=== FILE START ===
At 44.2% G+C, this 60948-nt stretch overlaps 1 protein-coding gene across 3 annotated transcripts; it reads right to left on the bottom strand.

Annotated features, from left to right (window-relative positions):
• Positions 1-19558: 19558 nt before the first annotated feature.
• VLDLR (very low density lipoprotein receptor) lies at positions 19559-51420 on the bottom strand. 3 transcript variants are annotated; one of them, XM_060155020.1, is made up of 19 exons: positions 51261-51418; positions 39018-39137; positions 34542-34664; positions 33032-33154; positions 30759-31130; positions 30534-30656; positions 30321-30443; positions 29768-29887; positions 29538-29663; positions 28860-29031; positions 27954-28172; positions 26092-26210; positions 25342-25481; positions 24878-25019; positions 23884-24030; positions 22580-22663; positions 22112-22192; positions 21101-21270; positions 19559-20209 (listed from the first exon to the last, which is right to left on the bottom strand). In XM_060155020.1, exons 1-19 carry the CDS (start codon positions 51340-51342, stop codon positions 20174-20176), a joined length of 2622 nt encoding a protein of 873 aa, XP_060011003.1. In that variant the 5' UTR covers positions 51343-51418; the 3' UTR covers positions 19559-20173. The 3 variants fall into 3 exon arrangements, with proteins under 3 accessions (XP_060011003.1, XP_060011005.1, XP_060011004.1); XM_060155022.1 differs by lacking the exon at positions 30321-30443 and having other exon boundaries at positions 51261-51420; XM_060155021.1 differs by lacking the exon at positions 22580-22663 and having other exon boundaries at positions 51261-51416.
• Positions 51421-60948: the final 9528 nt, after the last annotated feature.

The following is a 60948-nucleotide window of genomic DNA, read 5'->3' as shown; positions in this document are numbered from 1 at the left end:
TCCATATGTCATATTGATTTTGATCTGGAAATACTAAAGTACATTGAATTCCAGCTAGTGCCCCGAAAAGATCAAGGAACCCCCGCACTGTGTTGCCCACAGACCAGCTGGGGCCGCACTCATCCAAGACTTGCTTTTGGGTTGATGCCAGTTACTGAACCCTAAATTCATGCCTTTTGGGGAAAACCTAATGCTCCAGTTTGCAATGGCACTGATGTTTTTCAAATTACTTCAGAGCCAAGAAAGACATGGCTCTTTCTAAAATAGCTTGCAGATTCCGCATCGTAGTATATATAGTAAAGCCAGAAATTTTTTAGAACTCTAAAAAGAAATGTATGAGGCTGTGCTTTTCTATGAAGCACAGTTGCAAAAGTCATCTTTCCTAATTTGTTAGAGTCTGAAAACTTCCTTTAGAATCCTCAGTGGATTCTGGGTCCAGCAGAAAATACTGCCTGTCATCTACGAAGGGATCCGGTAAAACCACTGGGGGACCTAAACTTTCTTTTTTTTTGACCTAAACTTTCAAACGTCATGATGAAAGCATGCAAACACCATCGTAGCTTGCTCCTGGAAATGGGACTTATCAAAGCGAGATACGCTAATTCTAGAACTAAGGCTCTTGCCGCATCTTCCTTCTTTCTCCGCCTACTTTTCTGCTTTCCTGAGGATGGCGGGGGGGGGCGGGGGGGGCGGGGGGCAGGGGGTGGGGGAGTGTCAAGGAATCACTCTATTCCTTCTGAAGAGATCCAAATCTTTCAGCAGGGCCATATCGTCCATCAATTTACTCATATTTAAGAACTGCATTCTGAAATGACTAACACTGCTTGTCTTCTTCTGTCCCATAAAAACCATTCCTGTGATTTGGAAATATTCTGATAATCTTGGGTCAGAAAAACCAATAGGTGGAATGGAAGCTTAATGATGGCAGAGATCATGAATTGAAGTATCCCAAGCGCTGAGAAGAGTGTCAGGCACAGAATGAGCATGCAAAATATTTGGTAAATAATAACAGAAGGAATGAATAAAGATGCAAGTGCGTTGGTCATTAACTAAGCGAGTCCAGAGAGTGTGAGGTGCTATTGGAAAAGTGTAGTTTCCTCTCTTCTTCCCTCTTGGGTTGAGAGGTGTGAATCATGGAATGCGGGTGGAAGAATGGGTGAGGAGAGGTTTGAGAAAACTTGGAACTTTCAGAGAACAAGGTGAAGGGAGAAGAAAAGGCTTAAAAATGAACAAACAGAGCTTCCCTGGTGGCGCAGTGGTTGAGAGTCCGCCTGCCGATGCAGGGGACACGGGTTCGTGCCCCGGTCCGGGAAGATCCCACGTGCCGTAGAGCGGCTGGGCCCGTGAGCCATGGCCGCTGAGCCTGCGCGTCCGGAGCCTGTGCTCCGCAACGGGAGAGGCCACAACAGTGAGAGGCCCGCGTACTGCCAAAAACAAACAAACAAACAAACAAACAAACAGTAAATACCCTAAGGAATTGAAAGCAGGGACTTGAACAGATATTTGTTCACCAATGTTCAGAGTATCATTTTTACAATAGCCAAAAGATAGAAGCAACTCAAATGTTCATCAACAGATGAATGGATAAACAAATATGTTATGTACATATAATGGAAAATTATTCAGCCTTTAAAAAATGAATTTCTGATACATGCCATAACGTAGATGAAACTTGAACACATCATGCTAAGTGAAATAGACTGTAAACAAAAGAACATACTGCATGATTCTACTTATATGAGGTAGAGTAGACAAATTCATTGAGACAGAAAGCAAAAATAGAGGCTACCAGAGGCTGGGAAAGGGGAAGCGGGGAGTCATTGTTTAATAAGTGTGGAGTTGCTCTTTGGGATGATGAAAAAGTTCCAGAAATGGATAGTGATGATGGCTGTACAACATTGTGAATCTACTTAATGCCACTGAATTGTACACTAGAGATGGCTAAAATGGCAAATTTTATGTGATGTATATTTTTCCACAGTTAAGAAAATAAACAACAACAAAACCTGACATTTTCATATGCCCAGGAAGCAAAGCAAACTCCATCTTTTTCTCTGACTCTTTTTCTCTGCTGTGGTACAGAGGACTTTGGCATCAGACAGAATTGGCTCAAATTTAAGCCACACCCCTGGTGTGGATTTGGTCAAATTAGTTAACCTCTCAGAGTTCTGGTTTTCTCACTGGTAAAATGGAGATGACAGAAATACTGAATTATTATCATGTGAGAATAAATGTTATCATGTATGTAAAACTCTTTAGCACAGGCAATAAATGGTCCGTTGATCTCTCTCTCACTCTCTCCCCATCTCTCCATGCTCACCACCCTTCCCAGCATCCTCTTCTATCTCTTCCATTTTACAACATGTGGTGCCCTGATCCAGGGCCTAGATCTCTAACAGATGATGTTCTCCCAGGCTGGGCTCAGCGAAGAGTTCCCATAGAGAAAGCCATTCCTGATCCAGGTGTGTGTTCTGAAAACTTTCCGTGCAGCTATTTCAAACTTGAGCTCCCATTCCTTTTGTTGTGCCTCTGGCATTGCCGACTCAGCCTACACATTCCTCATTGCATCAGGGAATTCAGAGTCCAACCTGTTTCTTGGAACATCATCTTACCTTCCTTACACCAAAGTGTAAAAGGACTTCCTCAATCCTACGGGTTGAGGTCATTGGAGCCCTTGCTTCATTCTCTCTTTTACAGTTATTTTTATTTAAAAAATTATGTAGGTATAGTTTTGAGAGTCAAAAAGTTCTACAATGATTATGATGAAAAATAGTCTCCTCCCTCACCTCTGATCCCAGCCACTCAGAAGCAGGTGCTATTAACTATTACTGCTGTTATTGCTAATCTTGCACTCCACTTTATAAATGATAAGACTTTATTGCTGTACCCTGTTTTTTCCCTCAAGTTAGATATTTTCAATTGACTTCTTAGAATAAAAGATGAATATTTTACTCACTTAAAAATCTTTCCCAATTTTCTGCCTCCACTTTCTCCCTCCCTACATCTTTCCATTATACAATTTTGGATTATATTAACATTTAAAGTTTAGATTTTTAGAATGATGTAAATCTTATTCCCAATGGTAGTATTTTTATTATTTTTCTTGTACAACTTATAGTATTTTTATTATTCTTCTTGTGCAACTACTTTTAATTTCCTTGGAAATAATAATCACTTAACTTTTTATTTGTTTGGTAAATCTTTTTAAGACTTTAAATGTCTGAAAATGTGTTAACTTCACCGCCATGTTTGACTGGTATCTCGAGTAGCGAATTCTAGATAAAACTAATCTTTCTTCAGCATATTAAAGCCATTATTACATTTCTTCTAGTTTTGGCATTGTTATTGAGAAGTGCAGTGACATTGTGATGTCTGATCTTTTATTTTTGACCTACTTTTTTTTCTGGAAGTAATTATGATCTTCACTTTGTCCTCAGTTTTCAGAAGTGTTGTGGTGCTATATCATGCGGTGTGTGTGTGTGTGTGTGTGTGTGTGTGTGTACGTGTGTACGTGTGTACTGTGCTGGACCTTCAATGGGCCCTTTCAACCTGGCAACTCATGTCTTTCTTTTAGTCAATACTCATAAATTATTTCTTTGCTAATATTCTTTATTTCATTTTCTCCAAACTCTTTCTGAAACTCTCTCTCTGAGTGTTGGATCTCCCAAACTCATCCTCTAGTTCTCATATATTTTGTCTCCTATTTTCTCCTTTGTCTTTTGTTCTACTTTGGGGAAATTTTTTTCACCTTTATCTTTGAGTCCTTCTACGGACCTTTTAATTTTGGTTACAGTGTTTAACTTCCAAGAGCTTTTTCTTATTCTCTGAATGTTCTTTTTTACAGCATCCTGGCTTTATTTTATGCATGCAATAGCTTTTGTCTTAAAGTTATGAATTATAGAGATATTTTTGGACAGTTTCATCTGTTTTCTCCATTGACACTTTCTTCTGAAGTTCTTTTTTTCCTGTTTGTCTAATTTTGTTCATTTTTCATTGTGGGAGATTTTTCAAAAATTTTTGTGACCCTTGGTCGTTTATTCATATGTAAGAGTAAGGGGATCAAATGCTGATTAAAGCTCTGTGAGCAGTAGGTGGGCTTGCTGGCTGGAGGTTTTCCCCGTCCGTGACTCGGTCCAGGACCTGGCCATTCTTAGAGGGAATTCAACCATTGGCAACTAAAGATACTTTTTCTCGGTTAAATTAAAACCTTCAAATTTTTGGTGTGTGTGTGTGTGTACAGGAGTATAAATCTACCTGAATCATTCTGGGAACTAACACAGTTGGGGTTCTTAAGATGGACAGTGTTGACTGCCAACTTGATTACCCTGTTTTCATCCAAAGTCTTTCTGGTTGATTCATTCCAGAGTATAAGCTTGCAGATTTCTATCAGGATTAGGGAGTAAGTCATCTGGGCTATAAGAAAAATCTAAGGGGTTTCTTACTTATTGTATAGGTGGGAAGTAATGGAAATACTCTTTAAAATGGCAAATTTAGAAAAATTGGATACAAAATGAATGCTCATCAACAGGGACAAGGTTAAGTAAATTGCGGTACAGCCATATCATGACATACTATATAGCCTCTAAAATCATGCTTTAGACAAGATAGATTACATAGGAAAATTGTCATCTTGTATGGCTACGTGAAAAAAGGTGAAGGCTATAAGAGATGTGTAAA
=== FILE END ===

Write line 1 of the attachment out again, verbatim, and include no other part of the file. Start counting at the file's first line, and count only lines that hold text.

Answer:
At 44.2% G+C, this 60948-nt stretch overlaps 1 protein-coding gene across 3 annotated transcripts; it reads right to left on the bottom strand.